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Gentleman in Black

If you’re new to indie rock it’s likely that you haven’t heard of Gentleman Reg.

If you’re new to indie rock it’s likely that you haven’t heard of Gentleman Reg. That’s not because the Toronto-based singer-songwriter isn’t any good, it’s just taken him five years to release a new album.

“There are so many reasons," says Reg Vermue, about why he hasn’t put out a new disc since 2004’s Darby & Joan. “A main one was the dissolving of my old record label, Three Gut Records. That was a biggie.”

Just because his label disbanded, didn’t mean Vermue threw in the towel. He was forced to work the disc himself for more than a year, and when he finally sat down to record a record more problems arose.

“The actual process of making the album didn’t take that long,” he says. “Like everything else, it was the business. There were band lineup changes and I went through three managers.”

Luckily, Vermue — whose specialty is delicate indie pop — not only created the best album of his career with Jet Black, but he landed on Arts & Crafts, the venerable Toronto-based label that’s home to Feist and Broken Social Scene.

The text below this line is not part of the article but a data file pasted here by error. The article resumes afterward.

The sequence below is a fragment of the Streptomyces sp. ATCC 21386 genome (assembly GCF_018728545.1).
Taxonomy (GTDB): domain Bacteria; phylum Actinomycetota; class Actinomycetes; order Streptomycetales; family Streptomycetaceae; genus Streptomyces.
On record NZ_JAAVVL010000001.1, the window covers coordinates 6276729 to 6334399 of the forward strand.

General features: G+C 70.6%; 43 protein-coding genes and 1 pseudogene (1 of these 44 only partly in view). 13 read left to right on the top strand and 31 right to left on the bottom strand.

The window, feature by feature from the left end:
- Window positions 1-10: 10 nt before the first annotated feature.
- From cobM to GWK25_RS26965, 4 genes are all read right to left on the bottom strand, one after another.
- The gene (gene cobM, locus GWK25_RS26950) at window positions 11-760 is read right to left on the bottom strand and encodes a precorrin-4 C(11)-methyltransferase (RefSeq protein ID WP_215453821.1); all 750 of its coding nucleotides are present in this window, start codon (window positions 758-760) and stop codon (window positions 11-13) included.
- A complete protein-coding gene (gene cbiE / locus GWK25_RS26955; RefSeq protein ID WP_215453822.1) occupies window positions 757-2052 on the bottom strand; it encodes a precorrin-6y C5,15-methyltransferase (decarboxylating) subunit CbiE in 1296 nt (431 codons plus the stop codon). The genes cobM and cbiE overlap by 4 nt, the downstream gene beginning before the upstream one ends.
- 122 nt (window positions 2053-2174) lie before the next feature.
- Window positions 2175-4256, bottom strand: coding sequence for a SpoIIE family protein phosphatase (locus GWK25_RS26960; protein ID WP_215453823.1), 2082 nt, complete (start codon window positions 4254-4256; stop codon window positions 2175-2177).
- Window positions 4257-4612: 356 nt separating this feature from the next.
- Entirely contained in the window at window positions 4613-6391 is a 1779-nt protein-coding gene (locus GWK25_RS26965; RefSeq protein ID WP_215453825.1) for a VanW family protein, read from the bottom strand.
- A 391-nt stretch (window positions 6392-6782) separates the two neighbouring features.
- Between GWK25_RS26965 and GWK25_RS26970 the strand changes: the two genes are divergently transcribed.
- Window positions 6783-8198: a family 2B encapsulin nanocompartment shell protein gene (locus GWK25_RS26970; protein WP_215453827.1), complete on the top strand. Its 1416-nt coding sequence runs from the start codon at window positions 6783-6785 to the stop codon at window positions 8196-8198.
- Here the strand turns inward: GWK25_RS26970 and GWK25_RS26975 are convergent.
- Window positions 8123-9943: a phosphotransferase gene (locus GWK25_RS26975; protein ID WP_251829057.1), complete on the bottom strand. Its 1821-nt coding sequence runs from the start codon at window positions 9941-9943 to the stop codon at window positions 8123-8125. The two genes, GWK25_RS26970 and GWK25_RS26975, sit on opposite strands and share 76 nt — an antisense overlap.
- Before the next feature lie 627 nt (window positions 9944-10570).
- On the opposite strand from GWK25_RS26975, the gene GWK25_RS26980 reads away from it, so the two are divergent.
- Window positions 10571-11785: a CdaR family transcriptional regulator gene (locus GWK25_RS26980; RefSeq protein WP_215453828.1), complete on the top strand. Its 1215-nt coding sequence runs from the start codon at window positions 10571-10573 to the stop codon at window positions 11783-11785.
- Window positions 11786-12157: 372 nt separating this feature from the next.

“Arts& Crafts and I have always flirted with each other and I’ve sung with Broken Social Scene a bunch of times," says Vermue, explaining why he signed to the label.

“And Kevin Drew (BSS singer and label co-owner) has always been a huge fan and supporter. So it was just very natural for me to give this record to them.”

What A&C got isn’t the usual Gentleman Reg fare. Instead of light poppy numbers Vermue turned up his amp and churned out a bevy of hook-filled rockers. The most memorable tune is We’re in a Thunderstorm, an odd, but unbelievably infectious chillout dance club track.

“The music is definitely more experimental and playful,” he says. “(Unlike on other albums) I wanted what was best for the songs and let go of my ego. I was open to admitting that maybe making the song a minute shorter is better for a pop song.”

As for the dance track, Gentleman Reg says that’s from a recording session with I Am Robot’s Shaw-Han Liem. The two created an album’s worth of experimental club numbers, but Vermue decided to include We’re in a Thunderstorm on Jet Black rather than this chillout disc that may or may not see the light of day.

“I wanted something really exciting, a little spark,” says Vermue. “I went through all my dance stuff thinking I was insane to think about it, but I found that one song that’s the least dancy of all the stuff I recorded.”

So now that his record is complete and his music has found a new home, Vermue must be feeling pretty content, right? Not so much.

"I don’t feel settled. There’s a lot of stuff going on right now. And I think being too comfortable is not necessarily a good thing, that would make me lazy, and it has the past."

 
 
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